Artist Howardena Pindell may not be a household name, but the items she applies in her work are – glitter, perfume, talcum powder.
“This is a new mode of thinking for art making,” says Museum of Contemporary Art (MCA) Chicago Curator Naomi Beckwith, who put together “Howardena Pindell: What Remains To Be Seen” with Valerie Cassel Oliver, curator of Modern and Contemporary Art at the Virginia Museum of Fine Arts.
Currently at MCA Chicago, the exhibition is the first major survey of the multidisciplinary artist’s five-decade career. The show follows Pindell’s evolution from figurative painter to creator of abstract and conceptual works that relay her perspectives on personal, political (racism, feminism, violence, slavery), and natural (the cosmos) matters through a variety of mediums.
“Looking at the show should be like looking at visual art developing over the last 50 years in America, from traditional painting to experimental painting into wildly innovative multimedia objects,” Beckwith explains. “This isn’t just a celebration of her work but of her life as a teacher who has influenced so many artists and as a curator who was a pioneer as the first black woman to hold a curating position at the MoMA [Museum of Modern Art] in New York.”
Indeed, Pindell’s life behind the canvas is intertwined with her art. When professionally discriminated against by a culture that celebrated white male artists, she helped found A.I.R. Galleries (a feminist collective for female artists) in the early 1970s. After a car accident left her with short-term memory loss at the decade’s end, Pindell reconstructed her recollections by transforming her own travel postcards into art collages.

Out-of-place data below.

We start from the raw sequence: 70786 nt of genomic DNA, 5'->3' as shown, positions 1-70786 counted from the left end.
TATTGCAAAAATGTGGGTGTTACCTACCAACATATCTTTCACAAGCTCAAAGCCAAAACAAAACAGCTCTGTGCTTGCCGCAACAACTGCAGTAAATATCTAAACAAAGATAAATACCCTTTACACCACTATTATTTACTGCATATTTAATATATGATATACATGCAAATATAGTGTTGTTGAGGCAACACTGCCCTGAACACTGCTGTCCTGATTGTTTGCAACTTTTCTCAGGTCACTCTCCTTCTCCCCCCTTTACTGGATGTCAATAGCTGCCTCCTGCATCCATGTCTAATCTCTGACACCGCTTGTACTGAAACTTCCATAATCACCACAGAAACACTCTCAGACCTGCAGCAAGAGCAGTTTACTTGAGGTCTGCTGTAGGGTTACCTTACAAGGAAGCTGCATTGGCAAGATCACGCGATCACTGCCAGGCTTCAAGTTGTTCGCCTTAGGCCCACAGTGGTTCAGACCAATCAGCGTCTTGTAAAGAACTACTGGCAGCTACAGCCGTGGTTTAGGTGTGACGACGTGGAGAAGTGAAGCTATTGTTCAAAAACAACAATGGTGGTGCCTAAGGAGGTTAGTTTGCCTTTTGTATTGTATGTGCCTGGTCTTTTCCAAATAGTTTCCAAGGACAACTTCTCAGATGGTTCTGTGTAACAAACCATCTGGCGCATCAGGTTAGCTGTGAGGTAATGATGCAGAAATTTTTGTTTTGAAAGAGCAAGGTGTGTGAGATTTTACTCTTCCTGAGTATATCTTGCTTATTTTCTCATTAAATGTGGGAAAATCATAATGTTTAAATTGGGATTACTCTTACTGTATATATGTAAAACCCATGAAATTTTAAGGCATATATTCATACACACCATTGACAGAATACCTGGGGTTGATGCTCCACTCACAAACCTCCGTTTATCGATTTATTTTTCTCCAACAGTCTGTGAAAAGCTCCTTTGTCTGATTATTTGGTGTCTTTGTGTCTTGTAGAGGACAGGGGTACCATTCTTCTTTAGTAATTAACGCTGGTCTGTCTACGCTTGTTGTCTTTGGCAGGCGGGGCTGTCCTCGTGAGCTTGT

In addition to her “Autobiography” series, visual artist Pindell morphed into a performing artist by stepping in front of the camera for “Free, White, and 21,” a video exploring multiple forms of societal oppression. Pindell also addressed these issues in protest letters penned to institutions (signed with the moniker The Black Hornet) and in her political essay “An American Black Woman Artist in a Japanese Garden” produced in the 1980s.
“She is an activist as much of an artist. And though we take this for granted now, it’s a great example of watching someone learn to use their art as a vehicle of political expression,” notes Beckwith. “Pindell is not a purist – she does not work purely in painting, in sculpture, in video. It is the kind of work that experiments between all modes of making art, and as such looks completely right in today’s age.”
Whether writing, curating, filming, paper hole-punching, or lying on a canvas to literally leave her imprint on the art world, Pindell (who turns 75 on April 14) has carved out her niche as an African-American woman whose art is innovative and enduring.